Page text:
United States District Court, S.D. Alabama, Southern Division
MEGAN L. PRIM, Plaintiff,
NANCY A. BERRYHILL, Acting Commissioner of Social Security, Defendant.
MEMORANDUM OPINION AND ORDER
BRADLEY MURRAY UNITED STATES MAGISTRATE JUDGE
Megan L. Prim brings this action, pursuant to 42 U.S.C.
§ 1383(c)(3), seeking judicial review of a final
decision of the Commissioner of Social Security denying her
claim for supplemental security income benefits. The parties
have consented to the exercise of jurisdiction by the
Magistrate Judge, pursuant to 28 U.S.C. § 636(c), for
all proceedings in this Court. (Docs. 22 & 23 (“In
accordance with provisions of 28 U.S.C. §636(c) and
Fed.R.Civ.P. 73, the parties in this case consent to have a
United States magistrate judge conduct any and all
proceedings in this case, . . . order the entry of a final
judgment, and conduct all post-judgment
proceedings.”)). Upon consideration of the
administrative record, Plaintiff's brief, the
Commissioner's brief, and the parties' arguments at
the February 5, 2018 hearing before the undersigned, the
Court concludes that the Commissioner's decision denying
benefits should be affirmed.
filed an application for supplemental security income
benefits on September 1, 2015, alleging disability beginning
on August 28, 2015. (Compare Tr. 21 with
Tr. 156-161.) Prim's claim was initially denied on
December 10, 2015 (Tr. 75 & 94-98) and, following
Plaintiff's December 16, 2015 request for a hearing
before an Administrative Law Judge (“ALJ”) (Tr.
100-02), a hearing was conducted before an ALJ on April 19,
2017 (Tr.33-73). On August 21, 2017, the ALJ issued a
decision finding that the claimant was not disabled and,
therefore, not entitled to supplemental security income
benefits. (Tr. 10-21.) More specifically, the ALJ determined
at the fifth step of the five-step sequential evaluation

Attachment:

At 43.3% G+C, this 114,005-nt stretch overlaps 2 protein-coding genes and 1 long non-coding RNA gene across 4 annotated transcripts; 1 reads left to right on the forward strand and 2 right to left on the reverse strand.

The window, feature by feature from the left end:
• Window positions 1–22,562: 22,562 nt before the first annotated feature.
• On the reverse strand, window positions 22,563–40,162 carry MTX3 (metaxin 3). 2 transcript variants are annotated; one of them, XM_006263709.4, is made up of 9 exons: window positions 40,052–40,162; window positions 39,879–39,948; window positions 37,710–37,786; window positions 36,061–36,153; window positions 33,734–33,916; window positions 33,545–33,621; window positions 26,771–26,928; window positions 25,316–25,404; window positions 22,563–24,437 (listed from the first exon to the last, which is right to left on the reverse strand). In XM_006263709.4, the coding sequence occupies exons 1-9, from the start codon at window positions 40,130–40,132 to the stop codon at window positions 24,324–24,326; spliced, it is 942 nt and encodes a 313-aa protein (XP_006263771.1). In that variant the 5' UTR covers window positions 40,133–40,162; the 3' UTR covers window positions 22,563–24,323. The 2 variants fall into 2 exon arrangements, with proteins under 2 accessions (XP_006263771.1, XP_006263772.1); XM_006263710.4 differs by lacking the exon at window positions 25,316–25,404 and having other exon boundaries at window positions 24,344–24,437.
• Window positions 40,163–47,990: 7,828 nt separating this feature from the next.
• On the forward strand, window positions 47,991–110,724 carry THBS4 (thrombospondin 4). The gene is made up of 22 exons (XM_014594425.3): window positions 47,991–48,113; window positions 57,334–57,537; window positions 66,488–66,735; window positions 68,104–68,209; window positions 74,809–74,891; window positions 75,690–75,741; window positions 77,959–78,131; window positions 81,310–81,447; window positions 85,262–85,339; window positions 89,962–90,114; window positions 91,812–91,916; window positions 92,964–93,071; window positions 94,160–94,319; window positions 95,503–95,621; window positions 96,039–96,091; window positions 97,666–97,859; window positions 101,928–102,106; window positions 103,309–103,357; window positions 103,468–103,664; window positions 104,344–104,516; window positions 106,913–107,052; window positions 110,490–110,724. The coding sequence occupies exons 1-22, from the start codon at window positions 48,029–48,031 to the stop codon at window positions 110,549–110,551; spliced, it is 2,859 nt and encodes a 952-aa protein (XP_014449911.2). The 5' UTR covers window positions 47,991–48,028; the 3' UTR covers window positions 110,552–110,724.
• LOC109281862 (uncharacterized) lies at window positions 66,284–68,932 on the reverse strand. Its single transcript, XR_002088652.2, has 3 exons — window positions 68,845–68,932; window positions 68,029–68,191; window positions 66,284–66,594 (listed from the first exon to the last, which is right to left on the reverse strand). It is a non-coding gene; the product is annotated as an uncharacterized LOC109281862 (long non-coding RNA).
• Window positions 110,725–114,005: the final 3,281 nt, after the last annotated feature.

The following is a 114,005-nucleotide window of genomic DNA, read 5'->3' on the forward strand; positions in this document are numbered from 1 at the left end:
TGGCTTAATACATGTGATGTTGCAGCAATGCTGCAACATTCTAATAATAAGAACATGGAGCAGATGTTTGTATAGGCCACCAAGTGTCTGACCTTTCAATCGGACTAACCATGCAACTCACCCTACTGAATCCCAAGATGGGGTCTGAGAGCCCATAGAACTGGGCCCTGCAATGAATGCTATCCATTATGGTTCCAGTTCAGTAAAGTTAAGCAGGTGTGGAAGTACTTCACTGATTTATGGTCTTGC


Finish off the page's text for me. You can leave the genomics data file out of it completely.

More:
process that Prim retains the residual functional capacity to
perform those light jobs identified by the vocational expert
(“VE”) during the administrative hearing
(compare Id. at 15-21 with Tr. 67-69). On
September 7, 2017, the Plaintiff appealed the ALJ's
unfavorable decision to the Appeals Council (see Tr.
154); the Appeals Council denied Prim's request for
review on May 3, 2018 (Tr. 1-3). Thus, the hearing decision
became the final decision of the Commissioner of Social
alleges disability due to diabetes mellitus with neuropathy,
hypertension, congestive heart failure, bilateral wrist pain,
retinopathy, cataracts and vision issue, depression, and
anxiety. The Administrative Law Judge (ALJ) made the
following relevant findings:
2. The claimant has the following severe impairments:
diabetes mellitus with neuropathy, hypertension, congestive
heart failure, bilateral wrist pain, retinopathy, cataracts
and vision issues, depression, and anxiety (20 CFR
. . .
3. The claimant does not have an impairment or
combination of impairments that meets or medically equals the
severity of one of the listed impairments in
20 CFR Part 404, Subpart P, Appendix 1 (20 CFR 416.920(d),
416.925 and 416.926).
. . .
4. After careful consideration of the entire record,
the undersigned finds that the claimant has the residual
functional capacity to perform light work as defined in 20
CFR 416.967(b) except she can lift and/or carry 20 pounds
occasionally and 10 pounds frequently. She can handle and
finger frequently with her hands, bilaterally. She can
frequently climb ramps and stairs and occasionally climb
ladders, ropes, or scaffolds. She can frequently balance,
stoop, kneel, crouch and crawl. With regard to vision, she
would have difficulty with fine print and fine
discrimination, but she can read ordinary newspaper or book
size print, travel independently, work with large objects,
and avoid common hazards. She can never work at unprotected
heights and [around] moving mechanical parts. She can operate
a motor vehicle, but she would need outside mirrors for
commercial driving and she should avoid commercial driving at
night. She is limited to performing simple, routine tasks,
and simple work-related decisions. She can occasionally
interact with supervisors and corrective action should be
clear and objective. She can occasionally interact with
coworkers and she would function best with a few familiar
coworkers. She can occasionally interact with the public. She
can deal with occasional changes in a work setting.
. . .
5. The claimant is unable to perform any past
relevant work (20 CFR 416.965).
. . .
6. The claimant was born on September 1, 1991 and was
23 years old, which is defined as a younger individual age
18-49, on the date the application was ...